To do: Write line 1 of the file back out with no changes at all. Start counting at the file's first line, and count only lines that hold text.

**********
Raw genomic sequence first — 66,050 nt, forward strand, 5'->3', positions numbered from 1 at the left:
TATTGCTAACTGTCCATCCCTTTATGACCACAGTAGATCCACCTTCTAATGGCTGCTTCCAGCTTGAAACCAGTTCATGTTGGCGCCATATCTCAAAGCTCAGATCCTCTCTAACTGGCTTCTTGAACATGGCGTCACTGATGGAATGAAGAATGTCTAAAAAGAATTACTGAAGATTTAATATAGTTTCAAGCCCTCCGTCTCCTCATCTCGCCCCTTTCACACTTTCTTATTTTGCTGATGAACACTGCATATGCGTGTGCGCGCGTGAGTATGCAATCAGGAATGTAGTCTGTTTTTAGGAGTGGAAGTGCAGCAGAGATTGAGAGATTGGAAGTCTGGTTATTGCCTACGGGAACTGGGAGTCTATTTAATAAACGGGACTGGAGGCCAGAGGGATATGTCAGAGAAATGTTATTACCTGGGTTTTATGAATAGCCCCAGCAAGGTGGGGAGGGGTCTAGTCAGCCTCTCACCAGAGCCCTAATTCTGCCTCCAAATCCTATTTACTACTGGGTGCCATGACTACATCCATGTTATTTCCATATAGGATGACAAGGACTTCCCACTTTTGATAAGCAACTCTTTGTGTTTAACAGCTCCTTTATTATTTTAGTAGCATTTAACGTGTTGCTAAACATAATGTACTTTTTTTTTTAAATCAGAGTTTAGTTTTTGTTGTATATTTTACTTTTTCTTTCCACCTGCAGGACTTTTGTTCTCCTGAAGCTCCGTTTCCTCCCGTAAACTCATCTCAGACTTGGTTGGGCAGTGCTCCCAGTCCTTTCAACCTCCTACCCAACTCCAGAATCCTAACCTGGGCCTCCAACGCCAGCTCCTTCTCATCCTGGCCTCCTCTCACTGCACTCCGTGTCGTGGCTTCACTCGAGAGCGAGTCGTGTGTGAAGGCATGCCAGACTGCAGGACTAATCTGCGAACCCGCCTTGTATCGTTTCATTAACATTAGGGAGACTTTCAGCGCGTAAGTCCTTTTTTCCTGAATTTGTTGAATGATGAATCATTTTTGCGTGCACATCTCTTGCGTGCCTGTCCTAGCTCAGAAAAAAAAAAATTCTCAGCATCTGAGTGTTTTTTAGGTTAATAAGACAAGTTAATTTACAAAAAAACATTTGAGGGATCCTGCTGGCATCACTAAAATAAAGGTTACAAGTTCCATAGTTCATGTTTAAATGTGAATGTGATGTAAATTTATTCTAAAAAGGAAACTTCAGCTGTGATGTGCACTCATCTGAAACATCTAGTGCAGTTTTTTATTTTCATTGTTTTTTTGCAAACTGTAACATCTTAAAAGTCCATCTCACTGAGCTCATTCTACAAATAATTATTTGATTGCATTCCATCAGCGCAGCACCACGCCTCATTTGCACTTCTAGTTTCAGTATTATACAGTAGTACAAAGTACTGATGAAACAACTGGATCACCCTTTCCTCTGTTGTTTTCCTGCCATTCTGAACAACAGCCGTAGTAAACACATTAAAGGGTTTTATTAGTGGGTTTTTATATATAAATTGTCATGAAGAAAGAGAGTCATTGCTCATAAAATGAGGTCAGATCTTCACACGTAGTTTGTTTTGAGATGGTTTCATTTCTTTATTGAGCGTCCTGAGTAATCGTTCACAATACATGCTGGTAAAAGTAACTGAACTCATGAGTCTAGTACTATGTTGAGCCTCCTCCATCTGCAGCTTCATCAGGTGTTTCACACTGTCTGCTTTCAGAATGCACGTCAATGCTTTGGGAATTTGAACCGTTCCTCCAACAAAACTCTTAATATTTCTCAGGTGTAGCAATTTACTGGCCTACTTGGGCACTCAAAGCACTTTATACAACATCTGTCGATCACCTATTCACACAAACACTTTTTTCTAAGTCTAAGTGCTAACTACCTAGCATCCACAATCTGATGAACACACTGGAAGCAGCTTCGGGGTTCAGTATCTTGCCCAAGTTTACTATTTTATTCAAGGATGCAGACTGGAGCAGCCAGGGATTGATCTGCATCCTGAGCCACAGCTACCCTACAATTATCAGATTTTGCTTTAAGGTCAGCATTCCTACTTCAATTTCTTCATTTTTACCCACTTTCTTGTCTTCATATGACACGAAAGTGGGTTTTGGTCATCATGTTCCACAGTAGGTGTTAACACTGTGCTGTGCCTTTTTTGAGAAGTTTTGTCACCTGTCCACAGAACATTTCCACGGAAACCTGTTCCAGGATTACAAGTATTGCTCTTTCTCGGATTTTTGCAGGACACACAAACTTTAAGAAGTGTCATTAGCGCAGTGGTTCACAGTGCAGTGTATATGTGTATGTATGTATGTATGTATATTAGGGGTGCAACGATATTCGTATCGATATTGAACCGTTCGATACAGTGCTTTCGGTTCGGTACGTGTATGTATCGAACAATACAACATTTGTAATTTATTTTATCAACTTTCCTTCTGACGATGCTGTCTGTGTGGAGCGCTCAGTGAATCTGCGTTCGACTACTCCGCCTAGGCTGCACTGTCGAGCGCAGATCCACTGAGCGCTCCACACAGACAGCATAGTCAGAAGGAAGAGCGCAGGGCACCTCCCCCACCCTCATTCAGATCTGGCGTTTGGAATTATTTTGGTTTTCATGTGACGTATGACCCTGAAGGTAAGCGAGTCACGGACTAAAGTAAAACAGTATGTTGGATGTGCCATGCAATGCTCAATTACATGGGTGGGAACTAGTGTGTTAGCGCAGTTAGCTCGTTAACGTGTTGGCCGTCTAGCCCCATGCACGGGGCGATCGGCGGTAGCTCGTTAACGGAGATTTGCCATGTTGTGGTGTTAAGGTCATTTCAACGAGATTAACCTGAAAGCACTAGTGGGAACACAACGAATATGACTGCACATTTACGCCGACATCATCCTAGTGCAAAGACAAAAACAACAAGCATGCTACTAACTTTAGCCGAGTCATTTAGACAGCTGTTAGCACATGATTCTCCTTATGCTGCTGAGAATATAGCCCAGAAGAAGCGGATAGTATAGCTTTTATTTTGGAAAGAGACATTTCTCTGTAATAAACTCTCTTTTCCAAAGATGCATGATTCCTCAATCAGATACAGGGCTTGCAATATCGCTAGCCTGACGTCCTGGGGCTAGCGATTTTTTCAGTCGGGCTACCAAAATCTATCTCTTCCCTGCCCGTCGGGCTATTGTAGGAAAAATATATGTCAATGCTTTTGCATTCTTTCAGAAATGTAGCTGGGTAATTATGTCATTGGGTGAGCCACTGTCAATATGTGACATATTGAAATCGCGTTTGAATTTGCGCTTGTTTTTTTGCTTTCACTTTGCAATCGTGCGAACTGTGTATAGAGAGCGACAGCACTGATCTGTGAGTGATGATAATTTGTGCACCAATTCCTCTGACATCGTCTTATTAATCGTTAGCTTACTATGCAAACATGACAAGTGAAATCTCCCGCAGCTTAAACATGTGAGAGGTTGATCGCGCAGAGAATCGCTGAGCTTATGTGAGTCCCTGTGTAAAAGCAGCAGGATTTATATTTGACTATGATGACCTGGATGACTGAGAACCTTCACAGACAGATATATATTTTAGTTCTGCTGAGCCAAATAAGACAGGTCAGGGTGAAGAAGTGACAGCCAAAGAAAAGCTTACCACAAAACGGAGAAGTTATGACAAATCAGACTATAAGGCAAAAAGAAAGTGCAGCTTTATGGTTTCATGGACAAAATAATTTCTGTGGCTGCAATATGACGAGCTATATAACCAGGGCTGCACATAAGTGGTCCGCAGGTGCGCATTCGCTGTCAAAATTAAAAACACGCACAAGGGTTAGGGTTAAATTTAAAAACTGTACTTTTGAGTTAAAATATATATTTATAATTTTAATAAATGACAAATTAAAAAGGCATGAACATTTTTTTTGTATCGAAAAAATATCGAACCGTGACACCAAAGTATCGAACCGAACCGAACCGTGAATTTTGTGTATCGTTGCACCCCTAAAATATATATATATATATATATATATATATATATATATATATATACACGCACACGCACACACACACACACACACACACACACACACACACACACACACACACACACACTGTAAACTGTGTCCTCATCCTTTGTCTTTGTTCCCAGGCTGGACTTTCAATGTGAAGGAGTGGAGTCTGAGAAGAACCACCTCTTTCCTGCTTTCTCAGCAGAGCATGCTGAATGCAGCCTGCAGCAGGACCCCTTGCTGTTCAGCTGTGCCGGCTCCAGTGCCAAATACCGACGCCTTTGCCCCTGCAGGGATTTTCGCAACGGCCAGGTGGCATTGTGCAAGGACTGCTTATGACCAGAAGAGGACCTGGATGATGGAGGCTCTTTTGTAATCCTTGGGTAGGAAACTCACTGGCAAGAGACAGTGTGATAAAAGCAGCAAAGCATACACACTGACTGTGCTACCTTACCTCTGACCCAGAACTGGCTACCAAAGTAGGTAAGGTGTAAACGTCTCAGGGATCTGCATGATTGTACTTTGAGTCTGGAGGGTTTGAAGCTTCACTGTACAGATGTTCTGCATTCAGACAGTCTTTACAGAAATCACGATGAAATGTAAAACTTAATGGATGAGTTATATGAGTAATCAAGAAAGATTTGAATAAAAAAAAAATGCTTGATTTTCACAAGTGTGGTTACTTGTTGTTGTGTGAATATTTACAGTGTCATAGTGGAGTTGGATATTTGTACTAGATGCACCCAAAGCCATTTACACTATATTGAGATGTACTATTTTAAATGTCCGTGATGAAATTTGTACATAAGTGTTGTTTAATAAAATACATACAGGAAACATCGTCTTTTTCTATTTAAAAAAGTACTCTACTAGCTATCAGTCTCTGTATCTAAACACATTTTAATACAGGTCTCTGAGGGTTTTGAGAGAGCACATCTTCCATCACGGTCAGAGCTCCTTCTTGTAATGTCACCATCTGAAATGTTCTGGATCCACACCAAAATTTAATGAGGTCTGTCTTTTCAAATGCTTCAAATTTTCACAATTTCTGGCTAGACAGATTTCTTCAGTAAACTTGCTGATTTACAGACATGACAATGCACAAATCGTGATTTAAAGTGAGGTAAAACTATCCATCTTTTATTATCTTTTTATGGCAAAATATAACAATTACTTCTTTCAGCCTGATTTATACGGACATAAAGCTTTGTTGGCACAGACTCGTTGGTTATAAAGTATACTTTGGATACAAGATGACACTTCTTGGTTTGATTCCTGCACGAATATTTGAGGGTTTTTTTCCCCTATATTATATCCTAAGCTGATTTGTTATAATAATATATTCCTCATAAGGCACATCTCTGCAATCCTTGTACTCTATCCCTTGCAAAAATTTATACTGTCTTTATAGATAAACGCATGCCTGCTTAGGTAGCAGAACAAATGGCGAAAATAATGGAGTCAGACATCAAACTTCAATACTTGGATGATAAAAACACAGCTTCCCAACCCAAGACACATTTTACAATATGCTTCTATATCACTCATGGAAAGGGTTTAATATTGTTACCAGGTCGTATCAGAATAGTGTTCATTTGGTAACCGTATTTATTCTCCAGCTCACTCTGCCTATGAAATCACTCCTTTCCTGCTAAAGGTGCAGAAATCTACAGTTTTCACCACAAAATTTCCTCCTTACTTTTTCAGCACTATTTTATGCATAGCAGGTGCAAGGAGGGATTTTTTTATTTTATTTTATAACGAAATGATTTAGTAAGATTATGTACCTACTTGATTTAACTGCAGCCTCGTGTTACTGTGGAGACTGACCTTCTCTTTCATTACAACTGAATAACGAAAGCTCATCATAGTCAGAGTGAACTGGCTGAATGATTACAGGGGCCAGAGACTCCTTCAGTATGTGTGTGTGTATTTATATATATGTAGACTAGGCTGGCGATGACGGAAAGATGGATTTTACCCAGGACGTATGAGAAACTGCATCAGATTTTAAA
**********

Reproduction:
Raw genomic sequence first — 66,050 nt, forward strand, 5'->3', positions numbered from 1 at the left: